CDC relied on Section 361 to issue its first eviction moratorium order in September 2020, after a narrower moratorium enacted by Congress expired. CDC’s order was subsequently extended once by Congress, then three more times by CDC. A flurry of legal challenges were filed against CDC’s moratorium, and some courts refused to enjoin it while others found it unlawful. The Supreme Court at first allowed CDC’s moratorium to stay in place through its July 31, 2021 expiration date without deciding whether CDC had statutory authority. But when the Biden Administration then issued a narrower extension, the Supreme Court in Alabama Realtors stepped in to prevent it from being enforced. The Court, per curiam, invoked the text of Section 361 and the major questions canon of statutory interpretation to find that the government’s broad read of the statute was probably unsupportable.
Under President Biden’s direction, CDC issued an order under Section 361 in January 2021 to require workers and passengers to wear face masks on shared conveyances and in transportation hubs. To establish a nexus to interstate spread, CDC emphasized that “passengers who may themselves be traveling only within their state or territory commonly interact with others traveling between states or territories or internationally.” Even when CDC has loosened its voluntary guidance on mask-wearing (as it did in the summer of 2021 and again last week) it has left its transit mask order in place.
The transit mask order remains in effect as of this writing, but it, too, now faces legal challenges. There are subtle but critical distinctions between the Supreme Court’s reasoning in Alabama Realtors and the lower courts’ reasoning in the eviction moratorium and cruise ship cases. To preserve CDC’s authority to fill gaps in state and local pandemic prevention and response (as Congress intended in 1944), it will be crucial for courts reviewing the transit mask order to parse these distinctions carefully.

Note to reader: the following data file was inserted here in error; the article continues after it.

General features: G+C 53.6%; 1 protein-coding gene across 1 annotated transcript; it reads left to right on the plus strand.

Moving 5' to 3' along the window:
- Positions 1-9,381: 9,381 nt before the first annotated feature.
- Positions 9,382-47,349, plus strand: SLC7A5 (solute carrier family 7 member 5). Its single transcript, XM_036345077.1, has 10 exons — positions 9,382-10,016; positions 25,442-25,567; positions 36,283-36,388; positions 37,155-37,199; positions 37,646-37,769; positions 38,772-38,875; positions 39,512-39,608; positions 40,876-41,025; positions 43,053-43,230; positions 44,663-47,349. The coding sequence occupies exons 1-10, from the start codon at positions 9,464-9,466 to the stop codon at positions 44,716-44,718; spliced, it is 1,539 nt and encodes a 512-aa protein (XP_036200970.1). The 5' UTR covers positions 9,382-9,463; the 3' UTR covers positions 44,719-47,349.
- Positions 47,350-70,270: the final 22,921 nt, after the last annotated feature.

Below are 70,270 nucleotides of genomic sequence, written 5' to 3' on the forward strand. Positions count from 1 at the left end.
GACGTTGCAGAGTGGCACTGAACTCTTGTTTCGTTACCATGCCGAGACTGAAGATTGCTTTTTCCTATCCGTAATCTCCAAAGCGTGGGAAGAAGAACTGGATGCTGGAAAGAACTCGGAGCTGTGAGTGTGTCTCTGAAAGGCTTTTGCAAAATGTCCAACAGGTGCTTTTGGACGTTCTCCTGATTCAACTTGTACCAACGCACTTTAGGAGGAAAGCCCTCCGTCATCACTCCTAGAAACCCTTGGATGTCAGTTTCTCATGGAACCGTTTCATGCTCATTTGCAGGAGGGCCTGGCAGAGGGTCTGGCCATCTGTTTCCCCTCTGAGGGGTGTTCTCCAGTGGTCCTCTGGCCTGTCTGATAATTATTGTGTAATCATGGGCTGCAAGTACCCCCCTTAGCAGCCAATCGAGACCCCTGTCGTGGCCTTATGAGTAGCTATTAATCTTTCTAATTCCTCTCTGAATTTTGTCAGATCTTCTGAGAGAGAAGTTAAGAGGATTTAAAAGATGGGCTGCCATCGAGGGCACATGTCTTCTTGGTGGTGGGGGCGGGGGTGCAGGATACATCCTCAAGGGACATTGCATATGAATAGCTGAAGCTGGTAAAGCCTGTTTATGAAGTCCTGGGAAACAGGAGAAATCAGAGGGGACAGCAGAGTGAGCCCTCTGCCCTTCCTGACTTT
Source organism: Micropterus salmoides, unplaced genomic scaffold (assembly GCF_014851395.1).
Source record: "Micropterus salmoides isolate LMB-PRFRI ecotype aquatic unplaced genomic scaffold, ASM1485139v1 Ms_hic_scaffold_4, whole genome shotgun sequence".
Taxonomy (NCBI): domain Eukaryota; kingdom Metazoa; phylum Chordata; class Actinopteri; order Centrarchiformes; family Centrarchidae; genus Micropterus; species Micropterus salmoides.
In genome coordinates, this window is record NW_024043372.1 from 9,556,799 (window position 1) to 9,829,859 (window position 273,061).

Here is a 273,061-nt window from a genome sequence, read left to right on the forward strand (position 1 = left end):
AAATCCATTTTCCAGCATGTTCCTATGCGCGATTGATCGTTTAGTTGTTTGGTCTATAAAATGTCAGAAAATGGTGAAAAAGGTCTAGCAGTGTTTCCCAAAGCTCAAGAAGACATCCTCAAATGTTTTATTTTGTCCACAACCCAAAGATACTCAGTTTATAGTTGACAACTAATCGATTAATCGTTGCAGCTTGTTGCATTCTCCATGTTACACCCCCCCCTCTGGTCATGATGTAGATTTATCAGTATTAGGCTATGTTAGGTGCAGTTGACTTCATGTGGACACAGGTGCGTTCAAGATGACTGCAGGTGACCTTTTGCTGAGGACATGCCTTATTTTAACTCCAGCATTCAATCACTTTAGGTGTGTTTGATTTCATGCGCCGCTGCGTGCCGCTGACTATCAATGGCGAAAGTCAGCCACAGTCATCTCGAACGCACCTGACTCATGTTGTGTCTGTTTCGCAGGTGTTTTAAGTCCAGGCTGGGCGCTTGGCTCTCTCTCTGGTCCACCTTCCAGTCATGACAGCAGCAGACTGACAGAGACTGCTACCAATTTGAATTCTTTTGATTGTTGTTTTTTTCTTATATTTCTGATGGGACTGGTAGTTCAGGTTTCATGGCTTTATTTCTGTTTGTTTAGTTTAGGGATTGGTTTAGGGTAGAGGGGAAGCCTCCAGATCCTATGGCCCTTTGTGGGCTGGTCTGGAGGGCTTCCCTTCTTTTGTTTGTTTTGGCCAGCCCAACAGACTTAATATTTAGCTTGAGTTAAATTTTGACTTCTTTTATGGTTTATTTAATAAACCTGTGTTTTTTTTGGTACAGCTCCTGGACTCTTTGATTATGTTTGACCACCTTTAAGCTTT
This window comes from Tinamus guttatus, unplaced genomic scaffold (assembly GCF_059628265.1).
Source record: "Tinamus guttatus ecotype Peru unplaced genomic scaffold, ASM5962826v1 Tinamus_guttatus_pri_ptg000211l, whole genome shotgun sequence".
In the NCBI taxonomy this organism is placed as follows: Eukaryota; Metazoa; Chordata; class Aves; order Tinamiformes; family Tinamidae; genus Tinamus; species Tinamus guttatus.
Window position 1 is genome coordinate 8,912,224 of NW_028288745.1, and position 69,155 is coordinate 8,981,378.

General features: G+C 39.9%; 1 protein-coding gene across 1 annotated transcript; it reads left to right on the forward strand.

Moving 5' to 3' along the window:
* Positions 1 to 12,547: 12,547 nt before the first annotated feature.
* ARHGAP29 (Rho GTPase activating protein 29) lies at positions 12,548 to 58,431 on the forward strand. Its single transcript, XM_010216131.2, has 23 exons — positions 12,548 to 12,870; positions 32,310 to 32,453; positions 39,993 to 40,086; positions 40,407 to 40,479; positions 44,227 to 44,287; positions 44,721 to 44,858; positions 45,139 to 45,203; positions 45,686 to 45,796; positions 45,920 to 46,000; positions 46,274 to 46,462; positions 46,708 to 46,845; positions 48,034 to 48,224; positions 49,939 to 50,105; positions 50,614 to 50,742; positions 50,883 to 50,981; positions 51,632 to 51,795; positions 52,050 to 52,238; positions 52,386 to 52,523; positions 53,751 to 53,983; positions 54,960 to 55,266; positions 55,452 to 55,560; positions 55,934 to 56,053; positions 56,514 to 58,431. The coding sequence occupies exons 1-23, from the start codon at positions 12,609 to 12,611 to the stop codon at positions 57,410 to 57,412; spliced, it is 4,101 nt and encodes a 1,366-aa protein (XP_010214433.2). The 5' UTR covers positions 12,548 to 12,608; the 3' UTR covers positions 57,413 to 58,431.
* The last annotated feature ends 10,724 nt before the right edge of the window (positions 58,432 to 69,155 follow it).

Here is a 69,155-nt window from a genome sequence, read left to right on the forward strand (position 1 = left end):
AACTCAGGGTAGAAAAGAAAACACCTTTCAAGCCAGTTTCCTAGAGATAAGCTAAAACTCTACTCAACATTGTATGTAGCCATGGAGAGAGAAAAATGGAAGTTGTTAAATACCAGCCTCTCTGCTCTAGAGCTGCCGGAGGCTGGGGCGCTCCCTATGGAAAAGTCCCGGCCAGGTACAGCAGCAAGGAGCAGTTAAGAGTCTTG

Texas’s First Argument: The Transit Mask Order Exceeds CDC’s Statutory Authority
Texas first argues that the transit mask order exceeds CDC’s Section 361 authority, in particular because CDC’s interpretation “does not take into account the limiting language found in the subsection.” Lower court judges should reject this argument and read the Supreme Court’s statutory analysis in Alabama Realtors to spare CDC’s transit mask order.
Some lower courts have read the examples listed in Section 361 (inspection, fumigation, and destruction of animals and articles in subsection (a) and apprehension, examination, detention, and conditional release of individuals in subsections (b)-(d)) to indicate that CDC’s powers are limited to measures that target specific animals, articles, or individuals based on particular risks. But the Supreme Court rejected this extremely narrow interpretation of Section 361 in Alabama Realtors. Instead, the Court adopted a more flexible “directness/remoteness” test for determining which measures have a sufficient nexus to the interstate spread of disease to be authorized—analogous to the test used by some courts to assess proximate causation in torts: